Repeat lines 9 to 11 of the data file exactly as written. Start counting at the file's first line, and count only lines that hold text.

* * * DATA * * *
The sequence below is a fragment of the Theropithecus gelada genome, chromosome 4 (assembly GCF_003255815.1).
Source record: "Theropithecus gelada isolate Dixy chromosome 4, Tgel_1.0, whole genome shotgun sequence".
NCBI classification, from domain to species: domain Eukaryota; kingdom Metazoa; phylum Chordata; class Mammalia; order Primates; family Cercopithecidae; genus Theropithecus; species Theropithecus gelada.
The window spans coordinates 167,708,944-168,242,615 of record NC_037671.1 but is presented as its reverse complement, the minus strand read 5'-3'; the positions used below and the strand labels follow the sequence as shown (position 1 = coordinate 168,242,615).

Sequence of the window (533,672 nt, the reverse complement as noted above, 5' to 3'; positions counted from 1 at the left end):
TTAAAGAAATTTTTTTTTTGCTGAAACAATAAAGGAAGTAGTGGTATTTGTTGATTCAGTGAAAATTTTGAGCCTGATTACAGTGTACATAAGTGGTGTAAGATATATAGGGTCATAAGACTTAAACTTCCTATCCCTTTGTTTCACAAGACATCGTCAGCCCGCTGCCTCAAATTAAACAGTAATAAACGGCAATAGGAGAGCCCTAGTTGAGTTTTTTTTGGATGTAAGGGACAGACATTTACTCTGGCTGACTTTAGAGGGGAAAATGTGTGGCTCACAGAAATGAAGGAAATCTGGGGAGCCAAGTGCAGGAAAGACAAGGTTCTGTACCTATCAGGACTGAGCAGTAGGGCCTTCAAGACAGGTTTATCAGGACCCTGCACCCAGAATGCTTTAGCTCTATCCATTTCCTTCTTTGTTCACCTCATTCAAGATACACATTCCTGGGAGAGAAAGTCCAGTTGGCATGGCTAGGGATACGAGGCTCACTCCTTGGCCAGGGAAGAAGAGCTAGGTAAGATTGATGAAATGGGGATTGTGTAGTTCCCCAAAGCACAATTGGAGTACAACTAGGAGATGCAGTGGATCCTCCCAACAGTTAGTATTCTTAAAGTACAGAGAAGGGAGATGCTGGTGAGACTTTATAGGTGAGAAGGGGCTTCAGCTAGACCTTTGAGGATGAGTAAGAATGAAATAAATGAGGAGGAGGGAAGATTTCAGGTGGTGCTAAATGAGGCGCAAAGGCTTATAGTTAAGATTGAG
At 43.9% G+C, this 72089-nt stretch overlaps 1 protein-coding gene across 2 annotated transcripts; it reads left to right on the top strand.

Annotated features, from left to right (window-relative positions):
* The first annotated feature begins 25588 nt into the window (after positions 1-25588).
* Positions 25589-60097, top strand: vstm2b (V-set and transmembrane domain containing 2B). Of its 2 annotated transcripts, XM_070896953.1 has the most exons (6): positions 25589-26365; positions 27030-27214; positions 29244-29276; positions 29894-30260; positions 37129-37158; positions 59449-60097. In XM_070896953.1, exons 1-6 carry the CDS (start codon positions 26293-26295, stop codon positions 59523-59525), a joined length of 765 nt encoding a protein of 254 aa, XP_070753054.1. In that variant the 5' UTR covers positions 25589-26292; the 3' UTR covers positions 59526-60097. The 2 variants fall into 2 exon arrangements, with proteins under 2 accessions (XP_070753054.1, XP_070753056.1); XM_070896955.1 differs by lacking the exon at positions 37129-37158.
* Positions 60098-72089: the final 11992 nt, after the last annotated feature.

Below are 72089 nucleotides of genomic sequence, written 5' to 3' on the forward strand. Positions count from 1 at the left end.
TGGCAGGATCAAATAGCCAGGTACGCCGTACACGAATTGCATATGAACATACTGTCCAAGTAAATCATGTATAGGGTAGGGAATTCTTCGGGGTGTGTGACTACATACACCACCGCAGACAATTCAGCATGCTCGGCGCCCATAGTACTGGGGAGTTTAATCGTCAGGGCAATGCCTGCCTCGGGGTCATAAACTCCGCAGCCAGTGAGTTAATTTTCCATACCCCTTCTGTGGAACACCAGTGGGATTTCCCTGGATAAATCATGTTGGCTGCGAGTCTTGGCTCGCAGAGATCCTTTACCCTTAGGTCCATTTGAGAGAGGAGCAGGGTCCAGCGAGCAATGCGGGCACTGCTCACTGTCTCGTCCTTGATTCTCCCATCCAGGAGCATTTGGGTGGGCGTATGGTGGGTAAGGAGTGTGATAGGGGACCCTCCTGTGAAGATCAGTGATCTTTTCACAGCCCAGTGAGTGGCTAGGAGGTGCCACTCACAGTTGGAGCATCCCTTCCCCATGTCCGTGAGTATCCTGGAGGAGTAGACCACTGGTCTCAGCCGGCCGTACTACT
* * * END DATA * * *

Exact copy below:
* The first annotated feature begins 25588 nt into the window (after positions 1-25588).
* Positions 25589-60097, top strand: vstm2b (V-set and transmembrane domain containing 2B). Of its 2 annotated transcripts, XM_070896953.1 has the most exons (6): positions 25589-26365; positions 27030-27214; positions 29244-29276; positions 29894-30260; positions 37129-37158; positions 59449-60097. In XM_070896953.1, exons 1-6 carry the CDS (start codon positions 26293-26295, stop codon positions 59523-59525), a joined length of 765 nt encoding a protein of 254 aa, XP_070753054.1. In that variant the 5' UTR covers positions 25589-26292; the 3' UTR covers positions 59526-60097. The 2 variants fall into 2 exon arrangements, with proteins under 2 accessions (XP_070753054.1, XP_070753056.1); XM_070896955.1 differs by lacking the exon at positions 37129-37158.
* Positions 60098-72089: the final 11992 nt, after the last annotated feature.